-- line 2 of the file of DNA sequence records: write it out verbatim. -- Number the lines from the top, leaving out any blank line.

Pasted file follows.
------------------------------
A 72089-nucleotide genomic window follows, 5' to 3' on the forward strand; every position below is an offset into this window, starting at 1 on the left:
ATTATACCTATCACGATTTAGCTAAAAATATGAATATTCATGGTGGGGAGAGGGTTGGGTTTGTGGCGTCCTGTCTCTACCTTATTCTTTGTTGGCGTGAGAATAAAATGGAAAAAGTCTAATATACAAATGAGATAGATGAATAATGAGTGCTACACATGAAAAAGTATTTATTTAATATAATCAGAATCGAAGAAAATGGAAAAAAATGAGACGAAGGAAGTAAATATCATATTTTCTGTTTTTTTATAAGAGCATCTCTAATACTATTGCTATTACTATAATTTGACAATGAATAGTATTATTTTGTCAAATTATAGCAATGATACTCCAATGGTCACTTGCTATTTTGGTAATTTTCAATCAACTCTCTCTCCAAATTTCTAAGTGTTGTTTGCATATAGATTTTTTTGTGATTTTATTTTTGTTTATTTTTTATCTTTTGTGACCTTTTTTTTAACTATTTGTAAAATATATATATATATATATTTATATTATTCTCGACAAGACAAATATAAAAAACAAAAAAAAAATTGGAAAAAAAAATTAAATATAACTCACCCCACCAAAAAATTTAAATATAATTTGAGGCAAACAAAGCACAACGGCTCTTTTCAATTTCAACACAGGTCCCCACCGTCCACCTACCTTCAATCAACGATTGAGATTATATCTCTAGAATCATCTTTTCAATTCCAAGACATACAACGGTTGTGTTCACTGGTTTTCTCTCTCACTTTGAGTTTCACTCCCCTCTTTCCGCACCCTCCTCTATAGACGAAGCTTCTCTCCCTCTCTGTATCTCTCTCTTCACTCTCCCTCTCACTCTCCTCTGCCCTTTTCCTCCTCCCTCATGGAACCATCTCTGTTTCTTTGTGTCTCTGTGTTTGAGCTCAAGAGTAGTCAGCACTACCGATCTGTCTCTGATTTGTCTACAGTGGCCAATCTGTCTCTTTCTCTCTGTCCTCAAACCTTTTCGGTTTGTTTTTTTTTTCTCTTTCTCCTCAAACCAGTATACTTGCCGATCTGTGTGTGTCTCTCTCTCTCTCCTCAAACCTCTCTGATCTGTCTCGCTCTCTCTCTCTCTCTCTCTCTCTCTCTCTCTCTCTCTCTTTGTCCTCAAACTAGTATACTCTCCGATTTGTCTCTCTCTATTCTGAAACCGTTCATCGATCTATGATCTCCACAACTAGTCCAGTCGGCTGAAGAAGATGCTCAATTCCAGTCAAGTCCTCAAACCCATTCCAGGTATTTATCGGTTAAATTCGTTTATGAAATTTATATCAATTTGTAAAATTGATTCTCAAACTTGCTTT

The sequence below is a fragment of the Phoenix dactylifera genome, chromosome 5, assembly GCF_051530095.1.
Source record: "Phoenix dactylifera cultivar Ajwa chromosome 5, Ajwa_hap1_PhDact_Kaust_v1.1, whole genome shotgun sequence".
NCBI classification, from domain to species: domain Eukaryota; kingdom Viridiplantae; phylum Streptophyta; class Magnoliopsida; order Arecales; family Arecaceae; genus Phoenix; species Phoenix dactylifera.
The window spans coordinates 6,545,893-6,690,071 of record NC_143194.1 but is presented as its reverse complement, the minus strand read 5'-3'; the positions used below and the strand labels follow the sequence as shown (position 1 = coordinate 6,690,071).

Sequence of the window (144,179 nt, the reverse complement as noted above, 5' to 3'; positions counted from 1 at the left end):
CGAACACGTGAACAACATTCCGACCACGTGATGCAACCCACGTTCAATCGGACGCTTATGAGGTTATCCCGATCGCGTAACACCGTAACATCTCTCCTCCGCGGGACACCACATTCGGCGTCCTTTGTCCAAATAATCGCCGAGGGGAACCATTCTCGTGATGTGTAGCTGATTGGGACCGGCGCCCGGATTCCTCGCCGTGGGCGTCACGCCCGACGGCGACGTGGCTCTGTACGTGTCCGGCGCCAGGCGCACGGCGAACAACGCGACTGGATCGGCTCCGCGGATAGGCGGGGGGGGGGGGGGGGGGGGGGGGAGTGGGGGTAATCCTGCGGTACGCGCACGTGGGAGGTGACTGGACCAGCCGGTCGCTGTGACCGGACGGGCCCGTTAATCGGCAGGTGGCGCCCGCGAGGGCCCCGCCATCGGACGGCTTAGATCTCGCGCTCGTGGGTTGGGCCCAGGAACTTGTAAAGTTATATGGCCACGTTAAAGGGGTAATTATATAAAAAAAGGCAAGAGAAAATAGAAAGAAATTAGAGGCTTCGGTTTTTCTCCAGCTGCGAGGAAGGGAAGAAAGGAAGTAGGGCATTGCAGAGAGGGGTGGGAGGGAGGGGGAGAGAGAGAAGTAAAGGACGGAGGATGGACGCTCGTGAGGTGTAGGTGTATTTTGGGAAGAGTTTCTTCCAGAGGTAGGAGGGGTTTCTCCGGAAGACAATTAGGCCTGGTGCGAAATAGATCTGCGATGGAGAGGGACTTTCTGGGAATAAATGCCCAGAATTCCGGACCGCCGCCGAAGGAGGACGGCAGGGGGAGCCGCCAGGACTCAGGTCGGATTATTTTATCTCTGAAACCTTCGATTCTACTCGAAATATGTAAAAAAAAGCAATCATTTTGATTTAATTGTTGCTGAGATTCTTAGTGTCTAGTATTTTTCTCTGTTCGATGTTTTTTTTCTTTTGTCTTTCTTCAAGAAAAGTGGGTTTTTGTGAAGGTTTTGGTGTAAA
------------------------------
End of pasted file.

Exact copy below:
ATTATACCTATCACGATTTAGCTAAAAATATGAATATTCATGGTGGGGAGAGGGTTGGGTTTGTGGCGTCCTGTCTCTACCTTATTCTTTGTTGGCGTGAGAATAAAATGGAAAAAGTCTAATATACAAATGAGATAGATGAATAATGAGTGCTACACATGAAAAAGTATTTATTTAATATAATCAGAATCGAAGAAAATGGAAAAAAATGAGACGAAGGAAGTAAATATCATATTTTCTGTTTTTTTATAAGAGCATCTCTAATACTATTGCTATTACTATAATTTGACAATGAATAGTATTATTTTGTCAAATTATAGCAATGATACTCCAATGGTCACTTGCTATTTTGGTAATTTTCAATCAACTCTCTCTCCAAATTTCTAAGTGTTGTTTGCATATAGATTTTTTTGTGATTTTATTTTTGTTTATTTTTTATCTTTTGTGACCTTTTTTTTAACTATTTGTAAAATATATATATATATATATTTATATTATTCTCGACAAGACAAATATAAAAAACAAAAAAAAAATTGGAAAAAAAAATTAAATATAACTCACCCCACCAAAAAATTTAAATATAATTTGAGGCAAACAAAGCACAACGGCTCTTTTCAATTTCAACACAGGTCCCCACCGTCCACCTACCTTCAATCAACGATTGAGATTATATCTCTAGAATCATCTTTTCAATTCCAAGACATACAACGGTTGTGTTCACTGGTTTTCTCTCTCACTTTGAGTTTCACTCCCCTCTTTCCGCACCCTCCTCTATAGACGAAGCTTCTCTCCCTCTCTGTATCTCTCTCTTCACTCTCCCTCTCACTCTCCTCTGCCCTTTTCCTCCTCCCTCATGGAACCATCTCTGTTTCTTTGTGTCTCTGTGTTTGAGCTCAAGAGTAGTCAGCACTACCGATCTGTCTCTGATTTGTCTACAGTGGCCAATCTGTCTCTTTCTCTCTGTCCTCAAACCTTTTCGGTTTGTTTTTTTTTTCTCTTTCTCCTCAAACCAGTATACTTGCCGATCTGTGTGTGTCTCTCTCTCTCTCCTCAAACCTCTCTGATCTGTCTCGCTCTCTCTCTCTCTCTCTCTCTCTCTCTCTCTCTCTCTCTTTGTCCTCAAACTAGTATACTCTCCGATTTGTCTCTCTCTATTCTGAAACCGTTCATCGATCTATGATCTCCACAACTAGTCCAGTCGGCTGAAGAAGATGCTCAATTCCAGTCAAGTCCTCAAACCCATTCCAGGTATTTATCGGTTAAATTCGTTTATGAAATTTATATCAATTTGTAAAATTGATTCTCAAACTTGCTTT